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4-Step renal dosimetry dependent on cortex geometry applied to 90Y peptide receptor radiotherapy : evaluation using a fillable kidney phantom imaged by 90Y PET

By Stéphan Walrand, François Jamar, Larry van Elmbt, Renaud Lhommel, Edgar Bidja'a Bekonde and Stanislas Pauwels


Accurate dosimetry in (90)Y peptide receptor radionuclide therapy (PRRT) helps to optimize the injected activity, to prevent kidney or red marrow toxicity, while giving the highest absorbed dose to tumors. The aim of this study was to evaluate whether direct (90)Y bismuth germanate or lutetium yttrium orthosilicate time-of-flight PET was accurate enough to provide dosimetry estimates suitable to (90)Y PRRT. METHOD: To overcome the statistical uncertainty arising from the low (90)Y positron counting rate, the computation of the cortex mean-absorbed dose was divided into 4 steps: delineation of the cortex volume of interest (VOI) on the CT scan, determination of the recovery coefficient from the cortex VOI using the point-spread function of the whole imaging process, determination of the mean cortex-absorbed dose per unit cumulated activity in the cortex (S(cortex←cortex) value) from the cortex VOI using a (90)Y voxel S value kernel, and determination of the number of decays in the cortex VOI from the PET reconstruction. Our 4-step method was evaluated using an anthropomorphic abdominal phantom containing a fillable kidney phantom based on the MIRD kidney model. Vertebrae with an attenuation similar to that of bone were also modeled. Two tumors were modeled by 7-mL hollow acrylic spheres and the spleen by a plastic bag. Activities corresponded to typical tissue uptake in a first (90)Y-DOTATOC cycle of 4.4 GBq, considered as free of significant renal toxicity. Eight successive 45-min scans were acquired on both systems. RESULTS: Both PET systems were successful in determining absorbed dose to modeled tumors but failed to provide accurate red marrow dosimetry. Renal cortex dosimetry was reproducible for both PET systems, with an accuracy of 3% for the bismuth germanate system but only 18% for the lutetium yttrium orthosilicate time-of-flight system, which was hindered by the natural radioactivity of the crystal, especially in the most attenuated area of the kidney. CONCLUSION: This study supports the use of direct (90)Y PET of the first PRRT cycle to assess the kidney-absorbed dose and optimize the injected activity of the following cycles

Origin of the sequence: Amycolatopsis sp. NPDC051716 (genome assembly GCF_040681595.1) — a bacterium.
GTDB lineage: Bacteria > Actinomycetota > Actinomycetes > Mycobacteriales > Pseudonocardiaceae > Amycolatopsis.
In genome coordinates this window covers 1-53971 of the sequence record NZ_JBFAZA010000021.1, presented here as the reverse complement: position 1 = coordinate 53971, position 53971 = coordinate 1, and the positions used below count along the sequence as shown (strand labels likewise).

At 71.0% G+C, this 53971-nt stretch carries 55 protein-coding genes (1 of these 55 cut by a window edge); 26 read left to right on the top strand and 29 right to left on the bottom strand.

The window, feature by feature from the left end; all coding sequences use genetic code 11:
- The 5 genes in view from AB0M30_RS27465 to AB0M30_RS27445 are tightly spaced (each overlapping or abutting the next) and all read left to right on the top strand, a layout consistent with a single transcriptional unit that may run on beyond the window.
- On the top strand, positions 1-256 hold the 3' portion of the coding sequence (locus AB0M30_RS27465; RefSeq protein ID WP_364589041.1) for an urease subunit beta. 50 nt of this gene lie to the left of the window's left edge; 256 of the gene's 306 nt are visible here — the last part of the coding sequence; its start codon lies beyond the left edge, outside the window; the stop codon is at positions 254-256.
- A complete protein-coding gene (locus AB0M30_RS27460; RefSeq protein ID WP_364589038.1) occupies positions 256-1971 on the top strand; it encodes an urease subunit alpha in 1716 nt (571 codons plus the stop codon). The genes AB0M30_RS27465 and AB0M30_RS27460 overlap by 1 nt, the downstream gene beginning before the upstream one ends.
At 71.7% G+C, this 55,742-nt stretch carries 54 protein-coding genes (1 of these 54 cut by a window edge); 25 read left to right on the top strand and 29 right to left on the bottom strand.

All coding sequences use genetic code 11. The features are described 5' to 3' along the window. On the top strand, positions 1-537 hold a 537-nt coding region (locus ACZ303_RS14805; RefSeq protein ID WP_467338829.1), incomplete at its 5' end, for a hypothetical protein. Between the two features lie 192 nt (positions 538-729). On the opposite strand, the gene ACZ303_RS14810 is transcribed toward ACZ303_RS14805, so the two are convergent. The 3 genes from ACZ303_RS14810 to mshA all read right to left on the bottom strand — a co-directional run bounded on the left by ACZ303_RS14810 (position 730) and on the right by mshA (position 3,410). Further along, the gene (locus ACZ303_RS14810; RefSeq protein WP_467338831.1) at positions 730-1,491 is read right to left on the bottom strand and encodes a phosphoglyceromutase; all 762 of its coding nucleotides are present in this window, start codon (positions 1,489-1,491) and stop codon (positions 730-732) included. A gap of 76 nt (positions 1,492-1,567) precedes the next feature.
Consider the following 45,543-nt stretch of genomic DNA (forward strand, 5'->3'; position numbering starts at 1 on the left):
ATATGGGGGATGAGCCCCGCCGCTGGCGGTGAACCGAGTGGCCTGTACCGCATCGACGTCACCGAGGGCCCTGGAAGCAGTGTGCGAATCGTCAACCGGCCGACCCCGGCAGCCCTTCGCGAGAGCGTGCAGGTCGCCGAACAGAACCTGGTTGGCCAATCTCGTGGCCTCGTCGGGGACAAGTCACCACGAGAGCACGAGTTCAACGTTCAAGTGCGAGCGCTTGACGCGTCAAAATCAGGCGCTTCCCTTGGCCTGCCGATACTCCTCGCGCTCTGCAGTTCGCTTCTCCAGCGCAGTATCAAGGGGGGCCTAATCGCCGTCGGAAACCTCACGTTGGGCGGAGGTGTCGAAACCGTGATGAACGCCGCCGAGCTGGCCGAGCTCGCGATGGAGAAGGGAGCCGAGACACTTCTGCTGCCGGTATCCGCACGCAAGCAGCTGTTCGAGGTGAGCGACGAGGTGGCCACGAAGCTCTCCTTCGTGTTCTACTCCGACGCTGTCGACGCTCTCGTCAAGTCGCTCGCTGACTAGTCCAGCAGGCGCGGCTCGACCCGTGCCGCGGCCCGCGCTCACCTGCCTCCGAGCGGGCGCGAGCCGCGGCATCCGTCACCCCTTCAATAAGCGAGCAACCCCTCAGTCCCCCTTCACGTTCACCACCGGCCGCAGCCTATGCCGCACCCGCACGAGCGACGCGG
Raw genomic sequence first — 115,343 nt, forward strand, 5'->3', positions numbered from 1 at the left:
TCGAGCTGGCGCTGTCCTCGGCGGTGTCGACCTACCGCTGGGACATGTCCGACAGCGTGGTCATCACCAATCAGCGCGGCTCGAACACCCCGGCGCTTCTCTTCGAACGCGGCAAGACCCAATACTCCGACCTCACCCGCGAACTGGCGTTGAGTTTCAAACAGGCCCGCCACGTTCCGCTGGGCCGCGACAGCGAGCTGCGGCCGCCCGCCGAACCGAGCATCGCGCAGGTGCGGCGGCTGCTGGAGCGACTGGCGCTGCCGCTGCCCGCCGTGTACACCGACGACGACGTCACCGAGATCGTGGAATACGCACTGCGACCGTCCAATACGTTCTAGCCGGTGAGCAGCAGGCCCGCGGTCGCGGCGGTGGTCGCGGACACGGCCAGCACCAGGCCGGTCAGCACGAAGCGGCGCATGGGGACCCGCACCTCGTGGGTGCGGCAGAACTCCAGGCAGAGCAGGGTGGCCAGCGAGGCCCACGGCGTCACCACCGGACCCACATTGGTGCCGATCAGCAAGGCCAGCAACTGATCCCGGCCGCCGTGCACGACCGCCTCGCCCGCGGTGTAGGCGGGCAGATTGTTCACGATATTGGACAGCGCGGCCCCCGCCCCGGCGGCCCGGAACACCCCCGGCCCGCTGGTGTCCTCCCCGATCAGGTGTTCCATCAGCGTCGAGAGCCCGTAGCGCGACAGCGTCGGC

Topics: Yttrium Radioisotopes, Silicates, Receptors, Peptide, Radiometry, Phantoms, Imaging, Lutetium, Liver, Kidney Cortex, Image Interpretation, Computer-Assisted, Humans
Publisher: 'Society of Nuclear Medicine'
Year: 2010
DOI identifier: 10.2967/jnumed.110.080093
OAI identifier:
Provided by: DIAL UCLouvain
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